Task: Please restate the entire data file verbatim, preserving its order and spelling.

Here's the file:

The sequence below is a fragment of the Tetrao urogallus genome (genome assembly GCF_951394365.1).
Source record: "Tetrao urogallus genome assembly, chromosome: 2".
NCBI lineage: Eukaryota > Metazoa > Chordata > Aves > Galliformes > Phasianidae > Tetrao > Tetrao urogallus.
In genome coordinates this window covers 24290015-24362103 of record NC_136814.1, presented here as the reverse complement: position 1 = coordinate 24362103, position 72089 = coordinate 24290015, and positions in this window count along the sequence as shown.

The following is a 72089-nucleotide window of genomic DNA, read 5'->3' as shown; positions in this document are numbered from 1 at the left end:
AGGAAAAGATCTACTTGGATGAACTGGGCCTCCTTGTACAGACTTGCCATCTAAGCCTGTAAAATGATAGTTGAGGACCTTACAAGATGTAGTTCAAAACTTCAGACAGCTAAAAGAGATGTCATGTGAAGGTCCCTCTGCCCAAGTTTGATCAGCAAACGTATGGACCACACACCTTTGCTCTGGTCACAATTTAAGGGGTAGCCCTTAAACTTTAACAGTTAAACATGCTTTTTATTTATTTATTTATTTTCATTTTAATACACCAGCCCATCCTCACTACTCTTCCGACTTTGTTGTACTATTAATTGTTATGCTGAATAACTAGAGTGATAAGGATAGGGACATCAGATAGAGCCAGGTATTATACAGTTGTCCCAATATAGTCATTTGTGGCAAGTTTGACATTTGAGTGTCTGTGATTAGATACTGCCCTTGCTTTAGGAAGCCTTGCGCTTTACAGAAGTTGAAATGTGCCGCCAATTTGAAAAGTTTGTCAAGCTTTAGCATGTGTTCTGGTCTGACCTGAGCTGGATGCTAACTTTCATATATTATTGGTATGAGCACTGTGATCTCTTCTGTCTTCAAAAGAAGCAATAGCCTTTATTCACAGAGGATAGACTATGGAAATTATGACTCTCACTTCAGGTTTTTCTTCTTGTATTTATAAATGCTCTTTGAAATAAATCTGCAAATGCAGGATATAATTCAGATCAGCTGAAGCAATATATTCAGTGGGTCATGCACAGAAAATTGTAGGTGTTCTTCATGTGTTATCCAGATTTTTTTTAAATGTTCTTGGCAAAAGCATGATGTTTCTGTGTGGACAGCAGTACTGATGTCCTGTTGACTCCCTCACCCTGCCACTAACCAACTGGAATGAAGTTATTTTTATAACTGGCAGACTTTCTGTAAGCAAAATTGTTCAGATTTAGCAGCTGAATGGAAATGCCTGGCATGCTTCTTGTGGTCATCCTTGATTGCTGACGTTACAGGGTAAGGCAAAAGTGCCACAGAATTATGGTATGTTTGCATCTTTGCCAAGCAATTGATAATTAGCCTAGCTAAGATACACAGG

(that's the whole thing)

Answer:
The sequence below is a fragment of the Tetrao urogallus genome (genome assembly GCF_951394365.1).
Source record: "Tetrao urogallus genome assembly, chromosome: 2".
NCBI lineage: Eukaryota > Metazoa > Chordata > Aves > Galliformes > Phasianidae > Tetrao > Tetrao urogallus.
In genome coordinates this window covers 24290015-24362103 of record NC_136814.1, presented here as the reverse complement: position 1 = coordinate 24362103, position 72089 = coordinate 24290015, and positions in this window count along the sequence as shown.

The following is a 72089-nucleotide window of genomic DNA, read 5'->3' as shown; positions in this document are numbered from 1 at the left end:
AGGAAAAGATCTACTTGGATGAACTGGGCCTCCTTGTACAGACTTGCCATCTAAGCCTGTAAAATGATAGTTGAGGACCTTACAAGATGTAGTTCAAAACTTCAGACAGCTAAAAGAGATGTCATGTGAAGGTCCCTCTGCCCAAGTTTGATCAGCAAACGTATGGACCACACACCTTTGCTCTGGTCACAATTTAAGGGGTAGCCCTTAAACTTTAACAGTTAAACATGCTTTTTATTTATTTATTTATTTTCATTTTAATACACCAGCCCATCCTCACTACTCTTCCGACTTTGTTGTACTATTAATTGTTATGCTGAATAACTAGAGTGATAAGGATAGGGACATCAGATAGAGCCAGGTATTATACAGTTGTCCCAATATAGTCATTTGTGGCAAGTTTGACATTTGAGTGTCTGTGATTAGATACTGCCCTTGCTTTAGGAAGCCTTGCGCTTTACAGAAGTTGAAATGTGCCGCCAATTTGAAAAGTTTGTCAAGCTTTAGCATGTGTTCTGGTCTGACCTGAGCTGGATGCTAACTTTCATATATTATTGGTATGAGCACTGTGATCTCTTCTGTCTTCAAAAGAAGCAATAGCCTTTATTCACAGAGGATAGACTATGGAAATTATGACTCTCACTTCAGGTTTTTCTTCTTGTATTTATAAATGCTCTTTGAAATAAATCTGCAAATGCAGGATATAATTCAGATCAGCTGAAGCAATATATTCAGTGGGTCATGCACAGAAAATTGTAGGTGTTCTTCATGTGTTATCCAGATTTTTTTTAAATGTTCTTGGCAAAAGCATGATGTTTCTGTGTGGACAGCAGTACTGATGTCCTGTTGACTCCCTCACCCTGCCACTAACCAACTGGAATGAAGTTATTTTTATAACTGGCAGACTTTCTGTAAGCAAAATTGTTCAGATTTAGCAGCTGAATGGAAATGCCTGGCATGCTTCTTGTGGTCATCCTTGATTGCTGACGTTACAGGGTAAGGCAAAAGTGCCACAGAATTATGGTATGTTTGCATCTTTGCCAAGCAATTGATAATTAGCCTAGCTAAGATACACAGG